MipCom 2007: Branded entertainment & digital marketing will transform the content of the future
Branded content came in for some more serious discussion at MipCom 2007 conference amongst Indian content creators, broadcasters, advertisers and agencies. In addition to this, speakers also stressed on the need to face the challenges in the digital domain in order to know the digital domain well enough to be able to market content in that domain.
The session ‘Digital Marketing: How to reach the empowered consumer?’ under the ‘Global TV Trends’ series delved on the sheer power that the digital domain held, and also the challenges in the fact that not many vehicles in the digital medium gave the reach that mass media offered today.
Charles Stopford, Global Media Director, Unilever, UK, Central Resources Ltd began the discussion stating that so far advertisers had followed the traditional way of knowing the consumers and then literally announcing a product with a 30-sec TVC, but now as the consumer is changing, the advertisers have to think fast on newer ways in which the brand can communicate with the consumer and engage him with products or services.
Peter Tortorici, President, GroupM Entertainment, took the discussion forward and agreed with the moderator Doug Scott, Executive Director, Branded Content and Entertainment, O&M, that GroupM Entertainment was becoming more of a studio with the kind of work that it was doing.
Tortorici further said, “A studio is a model where you put in investments, create a property and then look at return from those investments. We are working on these kinds of properties to create an engaging experience for the consumers, and brands like Unilever have facilitated in the change of content that we see resulting from this by treating digital media and new forms of communication as just ‘media’ than new media.”
Karin Gilford, VP and GM, Yahoo! Entertainment, said here that a big change that was coming in branded entertainment was that in any medium, the brands had learnt to not become too brand heavy and just let content take control. “The brands are integrated seamlessly in any activity, and do not interfere with what the consumer is doing,” Gilford added.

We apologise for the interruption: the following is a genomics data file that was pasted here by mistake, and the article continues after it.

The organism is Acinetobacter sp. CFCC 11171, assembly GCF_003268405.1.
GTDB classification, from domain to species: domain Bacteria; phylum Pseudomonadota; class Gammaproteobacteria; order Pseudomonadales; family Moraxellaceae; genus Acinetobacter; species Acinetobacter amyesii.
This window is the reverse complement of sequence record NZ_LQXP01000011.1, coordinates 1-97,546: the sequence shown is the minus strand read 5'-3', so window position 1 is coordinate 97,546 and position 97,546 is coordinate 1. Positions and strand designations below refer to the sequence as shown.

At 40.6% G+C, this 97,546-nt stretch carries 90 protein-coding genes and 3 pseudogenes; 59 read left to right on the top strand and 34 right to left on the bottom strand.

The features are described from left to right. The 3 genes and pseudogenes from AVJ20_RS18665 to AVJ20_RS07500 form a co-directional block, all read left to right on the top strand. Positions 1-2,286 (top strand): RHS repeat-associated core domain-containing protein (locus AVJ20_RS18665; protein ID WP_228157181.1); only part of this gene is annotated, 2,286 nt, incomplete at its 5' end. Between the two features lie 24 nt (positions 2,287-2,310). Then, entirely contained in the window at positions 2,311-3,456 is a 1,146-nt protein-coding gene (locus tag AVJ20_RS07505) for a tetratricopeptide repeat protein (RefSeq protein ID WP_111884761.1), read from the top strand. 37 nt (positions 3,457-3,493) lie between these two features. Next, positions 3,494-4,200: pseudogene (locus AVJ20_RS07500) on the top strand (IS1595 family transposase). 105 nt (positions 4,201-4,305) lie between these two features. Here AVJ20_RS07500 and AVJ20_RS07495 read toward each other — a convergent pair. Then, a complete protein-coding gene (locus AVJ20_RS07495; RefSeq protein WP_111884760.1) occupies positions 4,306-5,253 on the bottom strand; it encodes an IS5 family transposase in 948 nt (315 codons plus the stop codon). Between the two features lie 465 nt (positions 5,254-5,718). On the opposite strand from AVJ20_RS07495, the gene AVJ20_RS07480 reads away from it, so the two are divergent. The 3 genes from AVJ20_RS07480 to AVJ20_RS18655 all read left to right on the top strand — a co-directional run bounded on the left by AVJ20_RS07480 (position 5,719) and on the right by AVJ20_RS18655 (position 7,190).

Robert Friedman, President of Media and Entertainment, @radical.media, explained here that one reason why many commercials and brand communications, which were seen as breakthroughs in either creativity or in effectiveness, were seen on the digital space was because there was no way to house these on the traditional media. He said, “To keep the changing consumers engaged, you have to be telling them great stories.”
The panel identified digital medium as a way of aggregating content, which, according to them, was one of the points that was in favour of the media, as the content scale attracted people. However, Michael Davies, President and CEO, Embassy Row, pointed out that one big challenge of the digital growth was that it was creating newer platforms and hence, dividing audience. He asked, “When the audience is divided and the numbers are not so big, will the advertiser continue to put his money, in the content or the idea?”
Members of the panel also said that another fear of the digital domain came in the fact that everyone knew the domain had opportunity but no one could really say what these opportunities were. Stopford said, “It’s actually scary. In fact, whatever way we see for communicating with the audience, we first work out fail proofs, so that even if the idea didn’t work, you have not lost out a lot of money on it.”
The panel laid further emphasis on the fact in the media mesh, where the consumer was consuming various kinds of media at the same time, only some ideas would stand out. Branded entertainment would be a good tool for that.
In the panel that followed, which was on ‘Branded Entertainment: The Brand, The Producer and The Agency’, the panellists Valerie Accary, CEO, BBDO Paris, Thomas Moradpour, Marketing Director, PepsiCo International and Mike Morley, Senior Executive Director, Commercial and Creative, Endemol Group, highlighted the need for the clients, the content creators and advertising agencies to collaborate closely.
Moradpour explained that any idea that didn’t match the brand DNA, no matter how creative it was, couldn’t be used by the brand. In that sense, it was very important for any content idea to be able to communicate the characteristics or personality of the brand.
Morley was of the opinion that sometimes clarity on what a brand was could lead to the right content idea, and sometimes the beginnings of a content idea could be navigated in a direction that would suit the brand’s needs and more importantly, at the same time, be good content.
An example of the fact that branded content had no limits can be seen in the work done for Axe called ‘Game Killers’. The series was shown on MTV and was a case study for good branded communication. Now the series is at MipCom, distributed by Fremantle Media, as branded content. Unilever holds the IPR for this content.
Our typical marketing budget is usually 10 per cent of the topline spend
Perfumes are invisible and these new ads from Skinn create a story out of this